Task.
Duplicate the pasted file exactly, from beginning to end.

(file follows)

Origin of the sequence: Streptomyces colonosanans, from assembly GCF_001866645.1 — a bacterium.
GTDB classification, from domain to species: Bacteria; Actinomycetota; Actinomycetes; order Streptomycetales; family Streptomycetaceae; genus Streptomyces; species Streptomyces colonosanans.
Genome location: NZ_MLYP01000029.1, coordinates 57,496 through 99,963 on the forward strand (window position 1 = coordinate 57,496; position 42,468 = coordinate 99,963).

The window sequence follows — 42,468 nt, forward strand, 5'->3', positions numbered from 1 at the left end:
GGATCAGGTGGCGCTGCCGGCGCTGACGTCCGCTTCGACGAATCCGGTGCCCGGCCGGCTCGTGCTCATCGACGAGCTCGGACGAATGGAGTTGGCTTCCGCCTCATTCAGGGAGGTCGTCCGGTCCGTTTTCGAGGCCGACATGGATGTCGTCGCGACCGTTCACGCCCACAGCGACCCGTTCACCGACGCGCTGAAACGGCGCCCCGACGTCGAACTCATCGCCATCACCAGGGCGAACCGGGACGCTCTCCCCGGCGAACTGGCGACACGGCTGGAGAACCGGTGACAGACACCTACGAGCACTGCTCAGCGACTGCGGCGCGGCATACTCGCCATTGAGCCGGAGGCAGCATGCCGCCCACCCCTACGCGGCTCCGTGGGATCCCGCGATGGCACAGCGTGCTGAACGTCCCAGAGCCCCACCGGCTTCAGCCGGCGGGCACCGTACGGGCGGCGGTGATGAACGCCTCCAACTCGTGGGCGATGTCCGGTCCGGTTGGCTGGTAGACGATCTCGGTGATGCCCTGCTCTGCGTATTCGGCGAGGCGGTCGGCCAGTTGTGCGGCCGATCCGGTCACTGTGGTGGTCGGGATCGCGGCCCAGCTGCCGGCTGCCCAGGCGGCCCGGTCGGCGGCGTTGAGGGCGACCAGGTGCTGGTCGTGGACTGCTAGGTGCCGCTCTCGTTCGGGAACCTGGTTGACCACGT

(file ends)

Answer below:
Origin of the sequence: Streptomyces colonosanans, from assembly GCF_001866645.1 — a bacterium.
GTDB classification, from domain to species: Bacteria; Actinomycetota; Actinomycetes; order Streptomycetales; family Streptomycetaceae; genus Streptomyces; species Streptomyces colonosanans.
Genome location: NZ_MLYP01000029.1, coordinates 57,496 through 99,963 on the forward strand (window position 1 = coordinate 57,496; position 42,468 = coordinate 99,963).

The window sequence follows — 42,468 nt, forward strand, 5'->3', positions numbered from 1 at the left end:
GGATCAGGTGGCGCTGCCGGCGCTGACGTCCGCTTCGACGAATCCGGTGCCCGGCCGGCTCGTGCTCATCGACGAGCTCGGACGAATGGAGTTGGCTTCCGCCTCATTCAGGGAGGTCGTCCGGTCCGTTTTCGAGGCCGACATGGATGTCGTCGCGACCGTTCACGCCCACAGCGACCCGTTCACCGACGCGCTGAAACGGCGCCCCGACGTCGAACTCATCGCCATCACCAGGGCGAACCGGGACGCTCTCCCCGGCGAACTGGCGACACGGCTGGAGAACCGGTGACAGACACCTACGAGCACTGCTCAGCGACTGCGGCGCGGCATACTCGCCATTGAGCCGGAGGCAGCATGCCGCCCACCCCTACGCGGCTCCGTGGGATCCCGCGATGGCACAGCGTGCTGAACGTCCCAGAGCCCCACCGGCTTCAGCCGGCGGGCACCGTACGGGCGGCGGTGATGAACGCCTCCAACTCGTGGGCGATGTCCGGTCCGGTTGGCTGGTAGACGATCTCGGTGATGCCCTGCTCTGCGTATTCGGCGAGGCGGTCGGCCAGTTGTGCGGCCGATCCGGTCACTGTGGTGGTCGGGATCGCGGCCCAGCTGCCGGCTGCCCAGGCGGCCCGGTCGGCGGCGTTGAGGGCGACCAGGTGCTGGTCGTGGACTGCTAGGTGCCGCTCTCGTTCGGGAACCTGGTTGACCACGT